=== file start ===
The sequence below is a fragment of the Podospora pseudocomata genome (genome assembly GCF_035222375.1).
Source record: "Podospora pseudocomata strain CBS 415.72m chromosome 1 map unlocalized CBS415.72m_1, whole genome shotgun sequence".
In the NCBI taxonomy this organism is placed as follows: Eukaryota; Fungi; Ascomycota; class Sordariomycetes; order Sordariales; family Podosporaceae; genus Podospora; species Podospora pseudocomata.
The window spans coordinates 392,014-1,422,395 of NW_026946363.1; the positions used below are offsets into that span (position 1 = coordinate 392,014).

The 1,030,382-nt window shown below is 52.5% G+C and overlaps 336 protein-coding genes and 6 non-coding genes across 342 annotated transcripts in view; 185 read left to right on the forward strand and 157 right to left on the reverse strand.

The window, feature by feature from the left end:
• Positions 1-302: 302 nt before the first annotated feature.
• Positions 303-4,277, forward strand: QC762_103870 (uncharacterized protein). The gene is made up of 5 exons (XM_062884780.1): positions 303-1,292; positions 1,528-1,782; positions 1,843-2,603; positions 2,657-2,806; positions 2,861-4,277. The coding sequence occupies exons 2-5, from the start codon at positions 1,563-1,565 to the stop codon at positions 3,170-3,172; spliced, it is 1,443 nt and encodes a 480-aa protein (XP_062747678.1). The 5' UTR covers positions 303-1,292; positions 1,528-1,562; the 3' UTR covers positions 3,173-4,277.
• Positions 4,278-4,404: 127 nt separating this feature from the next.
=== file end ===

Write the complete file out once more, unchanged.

The sequence below is a fragment of the Podospora pseudocomata genome (genome assembly GCF_035222375.1).
Source record: "Podospora pseudocomata strain CBS 415.72m chromosome 1 map unlocalized CBS415.72m_1, whole genome shotgun sequence".
In the NCBI taxonomy this organism is placed as follows: Eukaryota; Fungi; Ascomycota; class Sordariomycetes; order Sordariales; family Podosporaceae; genus Podospora; species Podospora pseudocomata.
The window spans coordinates 392,014-1,422,395 of NW_026946363.1; the positions used below are offsets into that span (position 1 = coordinate 392,014).

The 1,030,382-nt window shown below is 52.5% G+C and overlaps 336 protein-coding genes and 6 non-coding genes across 342 annotated transcripts in view; 185 read left to right on the forward strand and 157 right to left on the reverse strand.

The window, feature by feature from the left end:
• Positions 1-302: 302 nt before the first annotated feature.
• Positions 303-4,277, forward strand: QC762_103870 (uncharacterized protein). The gene is made up of 5 exons (XM_062884780.1): positions 303-1,292; positions 1,528-1,782; positions 1,843-2,603; positions 2,657-2,806; positions 2,861-4,277. The coding sequence occupies exons 2-5, from the start codon at positions 1,563-1,565 to the stop codon at positions 3,170-3,172; spliced, it is 1,443 nt and encodes a 480-aa protein (XP_062747678.1). The 5' UTR covers positions 303-1,292; positions 1,528-1,562; the 3' UTR covers positions 3,173-4,277.
• Positions 4,278-4,404: 127 nt separating this feature from the next.